# 4.3: Understanding Transformations of Functions

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Learning Objectives

• Define the rigid transformations and use them to sketch graphs.
• Define the non-rigid transformations and use them to sketch graphs.

Prerequisite Skills

Before you get started, take this prerequisite quiz.

1. Sketch a graph of each of the following functions.  Include at least 3 key points on each graph.

a. $$y=x$$

b. $$y=x^2$$

c. $$y=x^3$$

d. $$y=|x|$$

e. $$y=\sqrt{x}$$

f. $$y=\dfrac{1}{x}$$

If you missed any part of this problem, review Section 4.2. (Note that this will open in a new window.)

When the graph of a function is changed in appearance and/or location we call it a transformation. There are two types of transformations. A rigid transformation57 changes the location of the function in a coordinate plane, but leaves the size and shape of the graph unchanged. A non-rigid transformation58 changes the size and/or shape of the graph.

## Vertical and Horizontal Translations

A vertical translation59 is a rigid transformation that shifts a graph up or down relative to the original graph. This occurs when a constant is added to any function. If we add a positive constant to each $$y$$-coordinate, the graph will shift up. If we add a negative constant, the graph will shift down. For example, consider the functions $$g(x) = x^{2} − 3$$ and $$h(x) = x^{2} + 3$$. Begin by evaluating for some values of the independent variable $$x$$.

Now plot the points and compare the graphs of the functions $$g$$ and $$h$$ to the basic graph of $$f(x) = x^{2}$$, which is shown using a dashed grey curve below.

The function $$g$$ shifts the basic graph down $$3$$ units and the function $$h$$ shifts the basic graph up $$3$$ units. In general, this describes the vertical translations; if $$k$$ is any positive real number:

Vertical shift up $$k$$ units: $$F(x)=f(x)+k$$ $$F(x)=f(x)-k$$

Table 2.5.1

Example $$\PageIndex{1}$$:

Identify the basic function and the transformation in $$g(x)=\sqrt{x}+4$$.  Then sketch the graph.

Solution

Begin with the basic function defined by $$f(x)=\sqrt{x}$$ and shift the graph up $$4$$ units.

A horizontal translation60 is a rigid transformation that shifts a graph left or right relative to the original graph. This occurs when we add or subtract constants from the $$x$$-coordinate before the function is applied. For example, consider the functions defined by $$g(x)=(x+3)^{2}$$ and $$h(x)=(x−3)^{2}$$ and create the following tables:

Here we add and subtract from the x-coordinates and then square the result. This produces a horizontal translation.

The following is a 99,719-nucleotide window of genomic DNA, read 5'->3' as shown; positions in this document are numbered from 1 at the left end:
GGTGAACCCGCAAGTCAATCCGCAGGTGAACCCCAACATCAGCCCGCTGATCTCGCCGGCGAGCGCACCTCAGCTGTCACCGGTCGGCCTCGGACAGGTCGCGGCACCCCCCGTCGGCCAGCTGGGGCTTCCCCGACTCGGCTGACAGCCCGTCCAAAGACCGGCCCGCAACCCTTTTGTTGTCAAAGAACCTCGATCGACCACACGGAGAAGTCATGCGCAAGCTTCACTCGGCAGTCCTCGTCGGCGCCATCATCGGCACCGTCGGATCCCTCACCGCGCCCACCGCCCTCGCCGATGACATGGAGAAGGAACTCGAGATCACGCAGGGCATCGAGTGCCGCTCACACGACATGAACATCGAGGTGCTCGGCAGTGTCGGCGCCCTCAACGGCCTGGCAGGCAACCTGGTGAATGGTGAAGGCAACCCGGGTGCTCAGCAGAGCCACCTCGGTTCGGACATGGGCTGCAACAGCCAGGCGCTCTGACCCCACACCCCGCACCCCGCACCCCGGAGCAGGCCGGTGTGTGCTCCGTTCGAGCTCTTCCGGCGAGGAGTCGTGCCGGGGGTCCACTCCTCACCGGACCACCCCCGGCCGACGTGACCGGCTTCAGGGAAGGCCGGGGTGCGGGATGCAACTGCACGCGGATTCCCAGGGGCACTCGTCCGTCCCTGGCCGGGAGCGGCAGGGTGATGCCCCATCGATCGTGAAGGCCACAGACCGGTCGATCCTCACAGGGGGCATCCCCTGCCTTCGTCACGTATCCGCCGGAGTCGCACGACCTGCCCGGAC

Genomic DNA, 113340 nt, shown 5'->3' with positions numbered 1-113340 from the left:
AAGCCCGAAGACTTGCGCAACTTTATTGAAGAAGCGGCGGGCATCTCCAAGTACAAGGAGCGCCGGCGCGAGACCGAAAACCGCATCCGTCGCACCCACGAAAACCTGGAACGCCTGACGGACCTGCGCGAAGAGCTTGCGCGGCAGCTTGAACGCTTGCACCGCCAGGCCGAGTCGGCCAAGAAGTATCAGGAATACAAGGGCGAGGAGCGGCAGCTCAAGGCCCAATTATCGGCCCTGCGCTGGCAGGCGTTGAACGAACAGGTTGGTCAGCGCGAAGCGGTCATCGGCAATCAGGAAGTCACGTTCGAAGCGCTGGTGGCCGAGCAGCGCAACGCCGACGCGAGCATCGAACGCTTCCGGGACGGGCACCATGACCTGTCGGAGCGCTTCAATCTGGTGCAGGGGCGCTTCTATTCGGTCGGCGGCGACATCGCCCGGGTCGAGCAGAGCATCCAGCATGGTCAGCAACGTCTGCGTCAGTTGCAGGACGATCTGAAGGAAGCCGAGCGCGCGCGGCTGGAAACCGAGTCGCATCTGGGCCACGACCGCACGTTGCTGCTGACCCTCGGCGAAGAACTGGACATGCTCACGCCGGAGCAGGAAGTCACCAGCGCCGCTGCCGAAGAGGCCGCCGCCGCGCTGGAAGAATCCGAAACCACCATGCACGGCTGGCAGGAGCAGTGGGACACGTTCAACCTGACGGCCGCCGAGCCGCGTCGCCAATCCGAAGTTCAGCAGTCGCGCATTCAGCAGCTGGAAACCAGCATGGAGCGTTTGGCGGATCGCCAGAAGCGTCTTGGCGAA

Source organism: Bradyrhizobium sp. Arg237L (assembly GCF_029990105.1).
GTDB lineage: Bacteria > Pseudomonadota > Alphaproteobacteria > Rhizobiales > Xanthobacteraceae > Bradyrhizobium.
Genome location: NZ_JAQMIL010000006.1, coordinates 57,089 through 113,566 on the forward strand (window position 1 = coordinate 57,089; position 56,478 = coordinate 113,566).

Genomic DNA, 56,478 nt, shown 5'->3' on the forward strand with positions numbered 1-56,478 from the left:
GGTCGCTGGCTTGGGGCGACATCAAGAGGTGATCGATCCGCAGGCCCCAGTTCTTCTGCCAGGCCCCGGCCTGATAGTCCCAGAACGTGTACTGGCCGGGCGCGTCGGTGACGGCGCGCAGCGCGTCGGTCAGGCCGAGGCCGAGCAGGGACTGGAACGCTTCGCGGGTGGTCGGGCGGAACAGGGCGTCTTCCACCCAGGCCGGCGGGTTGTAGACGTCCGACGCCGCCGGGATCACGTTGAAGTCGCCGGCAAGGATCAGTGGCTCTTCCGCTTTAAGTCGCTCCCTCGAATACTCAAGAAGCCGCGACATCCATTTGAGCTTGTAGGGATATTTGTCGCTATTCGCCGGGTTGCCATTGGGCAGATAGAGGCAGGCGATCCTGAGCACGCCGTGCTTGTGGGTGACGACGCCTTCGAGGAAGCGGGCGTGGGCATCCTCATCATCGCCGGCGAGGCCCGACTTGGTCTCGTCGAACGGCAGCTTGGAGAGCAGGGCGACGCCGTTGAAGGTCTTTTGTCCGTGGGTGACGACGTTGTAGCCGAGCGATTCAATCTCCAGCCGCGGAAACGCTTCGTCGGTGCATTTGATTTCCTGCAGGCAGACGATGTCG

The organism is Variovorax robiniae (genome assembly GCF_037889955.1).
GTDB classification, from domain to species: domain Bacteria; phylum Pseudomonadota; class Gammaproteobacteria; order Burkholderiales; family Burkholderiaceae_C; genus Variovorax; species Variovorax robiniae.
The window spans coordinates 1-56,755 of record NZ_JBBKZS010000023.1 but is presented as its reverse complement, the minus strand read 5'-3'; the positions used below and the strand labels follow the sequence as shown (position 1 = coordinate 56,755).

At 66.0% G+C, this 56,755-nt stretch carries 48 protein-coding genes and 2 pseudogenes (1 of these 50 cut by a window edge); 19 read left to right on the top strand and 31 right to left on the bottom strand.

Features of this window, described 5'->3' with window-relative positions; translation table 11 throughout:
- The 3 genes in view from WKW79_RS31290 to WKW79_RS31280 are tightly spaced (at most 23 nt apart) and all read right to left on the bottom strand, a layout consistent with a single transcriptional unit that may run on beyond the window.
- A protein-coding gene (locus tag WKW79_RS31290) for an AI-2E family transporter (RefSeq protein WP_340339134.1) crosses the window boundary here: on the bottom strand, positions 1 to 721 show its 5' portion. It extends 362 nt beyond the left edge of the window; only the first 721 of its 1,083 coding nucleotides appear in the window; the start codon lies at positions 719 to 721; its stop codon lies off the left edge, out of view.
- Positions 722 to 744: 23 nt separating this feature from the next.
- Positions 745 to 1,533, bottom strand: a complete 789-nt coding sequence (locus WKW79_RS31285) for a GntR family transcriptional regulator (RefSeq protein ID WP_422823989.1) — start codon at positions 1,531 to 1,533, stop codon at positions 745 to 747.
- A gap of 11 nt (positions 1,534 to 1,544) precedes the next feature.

Note that this is the opposite of what you might expect. In general, this describes the horizontal translations; if $$h$$ is any positive real number:

Horizontal shift left $$h$$ units: $$F(x)=f(x+h)$$ $$F(x)=f(x-h)$$

Table 2.5.2

Example $$\PageIndex{2}$$:

Identify the basic function and the transformation in $$g(x)=(x−4)^{3}$$.  Then sketch the graph .

Solution

Begin with a basic cubing function defined by $$f(x)=x^{3}$$ and shift the graph $$4$$ units to the right.

It is often the case that combinations of translations occur.

Example $$\PageIndex{3}$$:

Identify the basic function and the transformation in $$g(x)=|x+3|−5$$.  Then sketch the graph.

Solution

$$\begin{array} { l } { y = | x | } \quad\quad\quad\quad\color{Cerulean}{Basic \:function} \\ { y = | x + 3 | } \quad\: \quad\color{Cerulean}{Horizontal \:shift \: left \:3 \:units} \\ { y = | x + 3 | - 5 } \:\:\:\color{Cerulean}{Vertical \:shift \:down \:5 \:units} \end{array}$$

The order in which we apply horizontal and vertical translations does not affect the final graph.

Example $$\PageIndex{4}$$:

Identify the basic function and the transformation in $$g ( x ) = \frac { 1 } { x - 5 } + 3$$.  Then sketch the graph.

Solution

Begin with the reciprocal function and identify the translations.

$$\begin{array} { l } { y = \frac{1}{x} } \quad\quad\quad\quad\color{Cerulean}{Basic \:function} \\ { y = \frac{1}{x-5} } \quad\: \quad\:\:\:\color{Cerulean}{Horizontal \:shift \: right \:5 \:units} \\ { y = \frac{1}{x-5} +3 } \:\:\:\:\:\:\:\color{Cerulean}{Vertical \:shift \:up \:3 \:units} \end{array}$$

Take care to shift the vertical asymptote from the y-axis 5 units to the right and shift the horizontal asymptote from the x-axis up 3 units.

Exercise $$\PageIndex{1}$$

Identify the basic function and the transformation in $$g ( x ) = ( x - 2 ) ^ { 2 } + 1$$.  Then sketch the graph.

## Reflections

A reflection61 is a transformation in which a mirror image of the graph is produced about an axis. In this section, we will consider reflections about the $$x$$- and $$y$$-axis. The graph of a function is reflected about the $$x$$-axis if each $$y$$-coordinate is multiplied by $$−1$$. The graph of a function is reflected about the $$y$$-axis if each $$x$$-coordinate is multiplied by $$−1$$ before the function is applied. For example, consider $$g(x)=\sqrt{−x}$$ and $$h(x)=−\sqrt{x}$$.

Compare the graph of $$g$$ and $$h$$ to the basic square root function defined by $$f(x)=\sqrt{x}$$, shown dashed in grey below:

The first function $$g$$ has a negative factor that appears “inside” the function; this produces a reflection about the $$y$$-axis. The second function $$h$$ has a negative factor that appears “outside” the function; this produces a reflection about the $$x$$-axis. In general, it is true that:

Reflection about the $$y$$-axis: $$F ( x ) = f ( - x )$$ $$F ( x ) = - f ( x )$$